What do the week's Facebook and Google+ changes mean for your web presence?
More opportunities to connect with your users and their friends than ever before.
Larger and larger stores of data for the giants' benefit.
Data crumbs for the rest of us.
But if your site uses Facebook, users won’t have to remember yet another login. Is it worth it?
Google+ opened to everyone this week, perhaps in an attempt to divert us from their rival's main event, Facebook’s F8 developer conference. Google announced some good, but incremental, improvements to Google+: improved messaging and better mobile apps. Midweek, Eric Schmidt had testified before a congressional committee, defending against allegations that Google cooks its search results in favor of its own offerings.
Meanwhile at F8, Facebook took over the World Wide Web.
Things started innocently enough. The social networking giant announced the Timeline, a redesigned user profile. Timeline allows a longer-term view, with Facebook’s algorithms bringing the important stuff to the surface. More realtime activity gets moved to the Ticker in a sidebar.
Then, while we were all groaning about the interface changes, Facebook announced updates to its Open Graph API. These updates are huge, changing both the data that apps can collect — and the way Facebook apps interact with the service, with their users, and with the entirety of the web itself.
Apps now may request permissions to report user activity not just on a per-use basis, but in perpetuity. With one little “show in ticker” permission, an app can record your interactions inside the app forever — or until a user revokes that permission.
And Facebook's Like button, now installed on sites across the web, gains new powers. Publishers can name their own verbs, so “read,” “watched” or “bought” are all now possible. Facebook collects all the data: where the buttons appear, who clicked and the object of their click.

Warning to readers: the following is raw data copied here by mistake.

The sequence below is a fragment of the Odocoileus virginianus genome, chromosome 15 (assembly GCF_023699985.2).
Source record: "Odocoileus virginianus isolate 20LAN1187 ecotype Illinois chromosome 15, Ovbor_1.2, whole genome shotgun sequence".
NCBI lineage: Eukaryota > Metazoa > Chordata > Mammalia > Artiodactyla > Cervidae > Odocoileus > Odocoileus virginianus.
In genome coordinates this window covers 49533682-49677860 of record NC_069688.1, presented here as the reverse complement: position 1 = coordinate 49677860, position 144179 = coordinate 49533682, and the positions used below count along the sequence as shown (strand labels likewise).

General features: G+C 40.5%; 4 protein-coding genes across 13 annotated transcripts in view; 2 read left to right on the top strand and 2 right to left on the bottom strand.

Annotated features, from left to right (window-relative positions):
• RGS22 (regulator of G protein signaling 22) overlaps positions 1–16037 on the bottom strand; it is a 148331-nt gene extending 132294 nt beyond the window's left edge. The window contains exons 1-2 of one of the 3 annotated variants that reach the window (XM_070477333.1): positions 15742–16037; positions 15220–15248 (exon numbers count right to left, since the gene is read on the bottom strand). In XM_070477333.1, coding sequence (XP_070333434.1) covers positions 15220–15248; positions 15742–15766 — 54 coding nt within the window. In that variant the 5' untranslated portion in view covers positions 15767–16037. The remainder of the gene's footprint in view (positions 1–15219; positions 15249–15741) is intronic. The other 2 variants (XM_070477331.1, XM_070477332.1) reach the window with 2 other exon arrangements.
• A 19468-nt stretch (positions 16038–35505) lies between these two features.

The ambition here is astounding, the technical chops astonishing. What audacity! — just days after Eric Schmidt answered questions about Google’s fudging of search results.
Those senators should have been asking — of both Facebook and Google — about proper the role of companies collecting private data on the web. Both Google with links and Facebook with likes have mapped tremendous swaths of human activity. Where's the oversight? What limits appropriate?
Then there's you and I and our organizations' websites.
Facebook, with the interface and API changes, has made it palatable to collect huge amounts of user data — data about our actions and, potentially, about our intentions.
Chris Saad, posting about the announcements, asks the critical question:
Will independent websites think to collect their OWN Attention data BEFORE sending it to FB so they can leverage it for their own purposes. The value of this data is incalculable.
Think of the simplest data collection: email newsletter signup. With your own platform, you can collect that, and whatever data is relevent to your business — email addresses, content popularity, comment or other interaction. (We like Drupal for this, because of its flexibility and open source code, but there are many others, from many vendors.)
So it comes down to this: are you big enough to own your own show?
If you don't know, further reading may help —
John Hayden gives the nuts and bolts of how the Facebook changes affect Pages
Florian Bersier wonders about ownership of our online DNA and control of the giants
Facebook’s Open Graph docs are a great introduction to the API changes, if you’re building
Chris Saad posted a spreadsheet comparing Facebook to owning your own platform
Dave Winer posted his concerns about automatic recording of reads, etc. Hacker News' discussion of the post is a great measure of the power of Facebook and how it’s unavoidable for certain demographics.